The Plaintiff company (“Gergely”) maintains that it is entitled to receive the replacement cost of all contents destroyed or damaged in the subject fire; Wawanesa asserts that the Plaintiff agreed to settle the issue of content damage pursuant to the terms of a written memorandum dated July 27th, 2018 (Exhibit #6) wherein the Plaintiff agreed to submit no further replacement value claims in return for the insurance company agreeing to an actual cash value on all contents destroyed by the fire as set out in Schedule of Loss (Schedule) Exhibit #3, of 75% of replacement value provided that the replacement value from which the actual cash value would finally be determined was left for further consideration.
The Court concluded that the Plaintiff was bound by the agreement entered into:
 I am satisfied that the Plaintiff is bound by the agreement represented by the memorandum in writing executed by Mr. Gergely on behalf of the Plaintiff (Exhibit #11) on the 27th day of July 2018. In return for the Plaintiff submitting no further replacement cost receipted claims, and thereby giving up his right to receive compensation on a replacement cost basis, the insurers agreed to pay forthwith 75% of the replacement cost value advanced by the insurer. The question as to what the final replacement costs values would be was left for further discussion and later resolution. Essentially, if the final replacement costs evaluation exceeded the $106,652.15 established by the insurer’s appraisal, 75% of anything in excess of that figure would also be paid to the insured. In accordance with this agreement the Plaintiff was paid the sum of $31,824.72, the sum believed to be the unpaid portion of 75% of the $106,652.15 which was the replacement cost value asserted by the insurer at that point not including the hot tub cost.
The Court concluded that the settlement was fair and there was no bad faith on the part of the Insurer:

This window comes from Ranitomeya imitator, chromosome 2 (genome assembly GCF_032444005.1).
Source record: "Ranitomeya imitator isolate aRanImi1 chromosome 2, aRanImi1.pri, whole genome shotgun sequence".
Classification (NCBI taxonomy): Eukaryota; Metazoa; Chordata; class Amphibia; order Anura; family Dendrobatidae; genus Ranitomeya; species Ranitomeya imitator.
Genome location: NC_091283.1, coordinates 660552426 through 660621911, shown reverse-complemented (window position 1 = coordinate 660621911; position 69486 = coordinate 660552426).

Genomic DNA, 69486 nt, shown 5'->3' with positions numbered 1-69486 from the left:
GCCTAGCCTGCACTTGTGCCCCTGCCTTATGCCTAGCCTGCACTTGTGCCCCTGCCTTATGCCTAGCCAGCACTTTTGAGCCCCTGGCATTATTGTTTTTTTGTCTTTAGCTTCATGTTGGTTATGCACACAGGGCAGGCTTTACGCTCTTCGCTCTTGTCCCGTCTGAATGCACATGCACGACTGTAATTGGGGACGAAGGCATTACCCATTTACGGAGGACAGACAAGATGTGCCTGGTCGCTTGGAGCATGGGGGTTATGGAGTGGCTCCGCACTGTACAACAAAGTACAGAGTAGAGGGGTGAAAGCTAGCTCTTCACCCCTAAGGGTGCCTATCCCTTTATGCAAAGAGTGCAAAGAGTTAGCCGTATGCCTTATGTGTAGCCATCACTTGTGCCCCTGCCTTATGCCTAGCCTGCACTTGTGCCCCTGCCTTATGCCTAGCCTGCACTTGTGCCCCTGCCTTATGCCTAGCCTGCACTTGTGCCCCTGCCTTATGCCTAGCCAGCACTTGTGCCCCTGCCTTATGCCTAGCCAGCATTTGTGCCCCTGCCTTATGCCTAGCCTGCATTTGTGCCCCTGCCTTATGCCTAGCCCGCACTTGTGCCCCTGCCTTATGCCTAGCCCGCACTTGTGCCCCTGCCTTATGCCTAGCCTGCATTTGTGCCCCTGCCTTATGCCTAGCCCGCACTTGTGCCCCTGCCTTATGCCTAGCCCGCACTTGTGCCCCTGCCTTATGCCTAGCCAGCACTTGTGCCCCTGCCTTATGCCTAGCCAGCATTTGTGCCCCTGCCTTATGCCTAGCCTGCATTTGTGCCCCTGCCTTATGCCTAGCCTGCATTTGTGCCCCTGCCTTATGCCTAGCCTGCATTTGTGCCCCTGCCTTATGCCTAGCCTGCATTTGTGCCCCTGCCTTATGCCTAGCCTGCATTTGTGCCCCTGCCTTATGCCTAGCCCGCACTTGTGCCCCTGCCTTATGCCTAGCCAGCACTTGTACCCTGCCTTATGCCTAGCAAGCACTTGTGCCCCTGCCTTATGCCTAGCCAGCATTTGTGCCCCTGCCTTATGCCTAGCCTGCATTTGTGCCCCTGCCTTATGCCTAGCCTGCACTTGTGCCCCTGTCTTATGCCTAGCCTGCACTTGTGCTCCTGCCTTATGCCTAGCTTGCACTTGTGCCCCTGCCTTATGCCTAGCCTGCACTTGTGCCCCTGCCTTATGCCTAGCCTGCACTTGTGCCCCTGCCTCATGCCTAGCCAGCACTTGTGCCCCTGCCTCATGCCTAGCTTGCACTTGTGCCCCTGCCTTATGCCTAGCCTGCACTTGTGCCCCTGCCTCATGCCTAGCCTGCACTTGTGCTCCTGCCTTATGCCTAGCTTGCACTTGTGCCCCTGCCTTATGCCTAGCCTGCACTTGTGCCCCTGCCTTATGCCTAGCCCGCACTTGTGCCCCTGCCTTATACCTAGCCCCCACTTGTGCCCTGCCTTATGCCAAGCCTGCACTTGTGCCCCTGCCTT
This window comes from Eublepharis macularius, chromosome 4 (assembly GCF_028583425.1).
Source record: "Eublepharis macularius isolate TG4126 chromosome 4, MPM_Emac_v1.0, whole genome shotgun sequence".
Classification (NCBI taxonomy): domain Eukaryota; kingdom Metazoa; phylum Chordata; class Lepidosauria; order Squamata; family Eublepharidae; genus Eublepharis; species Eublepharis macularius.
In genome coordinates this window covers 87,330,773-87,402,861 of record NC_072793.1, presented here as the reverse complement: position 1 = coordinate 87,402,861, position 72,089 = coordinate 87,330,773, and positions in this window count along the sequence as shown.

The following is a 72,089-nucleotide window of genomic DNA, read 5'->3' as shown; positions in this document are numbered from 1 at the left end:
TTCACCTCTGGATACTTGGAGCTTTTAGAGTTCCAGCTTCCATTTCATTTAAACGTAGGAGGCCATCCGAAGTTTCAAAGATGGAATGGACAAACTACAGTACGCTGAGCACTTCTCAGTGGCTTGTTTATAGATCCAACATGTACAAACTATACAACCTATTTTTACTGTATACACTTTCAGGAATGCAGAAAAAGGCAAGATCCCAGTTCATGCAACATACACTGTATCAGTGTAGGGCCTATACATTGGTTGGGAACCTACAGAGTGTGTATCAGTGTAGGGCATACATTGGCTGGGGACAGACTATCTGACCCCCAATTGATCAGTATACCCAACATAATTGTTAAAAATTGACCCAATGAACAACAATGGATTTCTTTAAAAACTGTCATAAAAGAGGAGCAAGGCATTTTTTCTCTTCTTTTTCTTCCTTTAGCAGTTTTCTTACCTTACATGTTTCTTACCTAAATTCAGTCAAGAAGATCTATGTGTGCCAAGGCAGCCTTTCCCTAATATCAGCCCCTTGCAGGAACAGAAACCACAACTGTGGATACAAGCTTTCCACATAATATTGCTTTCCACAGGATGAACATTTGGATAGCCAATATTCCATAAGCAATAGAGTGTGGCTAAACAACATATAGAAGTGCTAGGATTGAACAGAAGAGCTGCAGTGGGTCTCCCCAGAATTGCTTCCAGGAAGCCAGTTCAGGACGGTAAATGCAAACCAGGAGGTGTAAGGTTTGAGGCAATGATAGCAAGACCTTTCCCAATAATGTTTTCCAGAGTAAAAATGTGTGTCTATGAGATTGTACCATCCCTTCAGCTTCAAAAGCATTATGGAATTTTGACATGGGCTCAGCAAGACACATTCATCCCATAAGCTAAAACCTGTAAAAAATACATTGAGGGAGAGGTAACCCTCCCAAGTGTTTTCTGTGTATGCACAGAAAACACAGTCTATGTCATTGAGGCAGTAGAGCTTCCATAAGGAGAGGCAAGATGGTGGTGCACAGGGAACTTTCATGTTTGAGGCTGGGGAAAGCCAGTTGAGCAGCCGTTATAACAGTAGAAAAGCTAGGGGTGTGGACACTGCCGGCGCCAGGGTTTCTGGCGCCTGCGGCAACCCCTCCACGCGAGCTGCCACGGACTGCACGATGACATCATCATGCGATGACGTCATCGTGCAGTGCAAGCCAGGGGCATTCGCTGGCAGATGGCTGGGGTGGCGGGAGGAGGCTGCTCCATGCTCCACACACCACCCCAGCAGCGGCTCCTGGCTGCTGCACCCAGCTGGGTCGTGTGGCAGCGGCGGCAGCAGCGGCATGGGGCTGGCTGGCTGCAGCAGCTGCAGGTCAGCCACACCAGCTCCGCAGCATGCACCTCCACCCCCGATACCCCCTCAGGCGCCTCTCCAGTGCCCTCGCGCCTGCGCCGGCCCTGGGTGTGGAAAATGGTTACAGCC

I can find no “bad faith” basis upon which to override the settlement agreement entered into between the Plaintiff and the Defendant as represented by the memorandum in writing of July 27th, 2018 (Exhibit #11). Although the Plaintiff was anxious to be paid, the Plaintiff company had already received at least $49,364.84 towards the contents loss, and the insurer had encouraged Mr. Gergely throughout to file receipts for replacement purchases. He had made some purchases from The Brick prior to that July date and had been reimbursed on a replacement basis as mentioned previously.
 The Plaintiff had received money based upon the actual cash value which could have been used to purchased replacements and upon providing receipts for those replacements assuming the replacement was comparable to the items lost further funds would have been paid on that basis. He apparently did not do that save to the extent described aforesaid. The Defendant insurance company had not rushed him into anything in that regard, having waived the 180 contractual time limit for claiming replacement costs, but that did not appear to result in the Plaintiff taking the opportunity to actually replace contents to any significant degree. Mr. Gergely was made aware, and acknowledges in his testimony, that to get replacement costs compensation he had to actually replace the item and provide a receipt of purchase.
 The 75% replacement cost value, which represented only a 25% depreciation reduction from the replacement value, was not unfair, but likely significantly higher than would have been the case has each item in the Schedule been depreciated individually. Without accepting Kohn Enterprises’ individual depreciation of the Scheduled items set out in the appraisal of July 18th, 2019 (Exhibit #3), his estimate of the depreciation in that regard which would have set the depreciated value of the Schedule items at around $43,000.00, which would represent an amount a far cry from the 25% depreciation rate which would see the same property valued at $79,500.00 more or less.